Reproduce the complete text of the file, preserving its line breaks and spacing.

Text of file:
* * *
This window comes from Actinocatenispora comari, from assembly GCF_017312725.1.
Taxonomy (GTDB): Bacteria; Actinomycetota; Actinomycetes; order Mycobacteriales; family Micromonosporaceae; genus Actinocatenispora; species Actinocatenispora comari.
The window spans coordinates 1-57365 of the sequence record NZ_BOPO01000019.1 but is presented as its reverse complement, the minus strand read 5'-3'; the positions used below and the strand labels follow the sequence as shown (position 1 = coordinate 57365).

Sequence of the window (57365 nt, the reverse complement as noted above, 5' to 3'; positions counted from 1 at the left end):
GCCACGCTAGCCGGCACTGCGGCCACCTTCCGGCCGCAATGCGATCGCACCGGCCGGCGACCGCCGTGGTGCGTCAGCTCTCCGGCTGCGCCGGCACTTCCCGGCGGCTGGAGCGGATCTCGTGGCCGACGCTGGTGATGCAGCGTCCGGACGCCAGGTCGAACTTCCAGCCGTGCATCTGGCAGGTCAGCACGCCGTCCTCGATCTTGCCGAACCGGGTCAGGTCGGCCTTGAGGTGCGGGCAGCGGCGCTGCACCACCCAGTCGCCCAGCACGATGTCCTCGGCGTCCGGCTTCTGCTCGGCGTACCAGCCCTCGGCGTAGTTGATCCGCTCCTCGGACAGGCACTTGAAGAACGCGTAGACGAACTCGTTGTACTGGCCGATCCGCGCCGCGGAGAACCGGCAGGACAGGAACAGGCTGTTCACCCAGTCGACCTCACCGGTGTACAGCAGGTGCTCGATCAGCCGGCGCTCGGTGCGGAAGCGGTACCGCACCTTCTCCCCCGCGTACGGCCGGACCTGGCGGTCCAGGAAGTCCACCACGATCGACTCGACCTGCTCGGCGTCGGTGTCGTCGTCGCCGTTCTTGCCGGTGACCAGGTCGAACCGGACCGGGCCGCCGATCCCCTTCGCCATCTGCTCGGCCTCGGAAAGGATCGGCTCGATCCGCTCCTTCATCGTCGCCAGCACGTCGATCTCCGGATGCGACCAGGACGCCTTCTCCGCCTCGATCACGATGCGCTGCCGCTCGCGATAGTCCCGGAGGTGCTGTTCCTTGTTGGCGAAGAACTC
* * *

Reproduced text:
This window comes from Actinocatenispora comari, from assembly GCF_017312725.1.
Taxonomy (GTDB): Bacteria; Actinomycetota; Actinomycetes; order Mycobacteriales; family Micromonosporaceae; genus Actinocatenispora; species Actinocatenispora comari.
The window spans coordinates 1-57365 of the sequence record NZ_BOPO01000019.1 but is presented as its reverse complement, the minus strand read 5'-3'; the positions used below and the strand labels follow the sequence as shown (position 1 = coordinate 57365).

Sequence of the window (57365 nt, the reverse complement as noted above, 5' to 3'; positions counted from 1 at the left end):
GCCACGCTAGCCGGCACTGCGGCCACCTTCCGGCCGCAATGCGATCGCACCGGCCGGCGACCGCCGTGGTGCGTCAGCTCTCCGGCTGCGCCGGCACTTCCCGGCGGCTGGAGCGGATCTCGTGGCCGACGCTGGTGATGCAGCGTCCGGACGCCAGGTCGAACTTCCAGCCGTGCATCTGGCAGGTCAGCACGCCGTCCTCGATCTTGCCGAACCGGGTCAGGTCGGCCTTGAGGTGCGGGCAGCGGCGCTGCACCACCCAGTCGCCCAGCACGATGTCCTCGGCGTCCGGCTTCTGCTCGGCGTACCAGCCCTCGGCGTAGTTGATCCGCTCCTCGGACAGGCACTTGAAGAACGCGTAGACGAACTCGTTGTACTGGCCGATCCGCGCCGCGGAGAACCGGCAGGACAGGAACAGGCTGTTCACCCAGTCGACCTCACCGGTGTACAGCAGGTGCTCGATCAGCCGGCGCTCGGTGCGGAAGCGGTACCGCACCTTCTCCCCCGCGTACGGCCGGACCTGGCGGTCCAGGAAGTCCACCACGATCGACTCGACCTGCTCGGCGTCGGTGTCGTCGTCGCCGTTCTTGCCGGTGACCAGGTCGAACCGGACCGGGCCGCCGATCCCCTTCGCCATCTGCTCGGCCTCGGAAAGGATCGGCTCGATCCGCTCCTTCATCGTCGCCAGCACGTCGATCTCCGGATGCGACCAGGACGCCTTCTCCGCCTCGATCACGATGCGCTGCCGCTCGCGATAGTCCCGGAGGTGCTGTTCCTTGTTGGCGAAGAACTC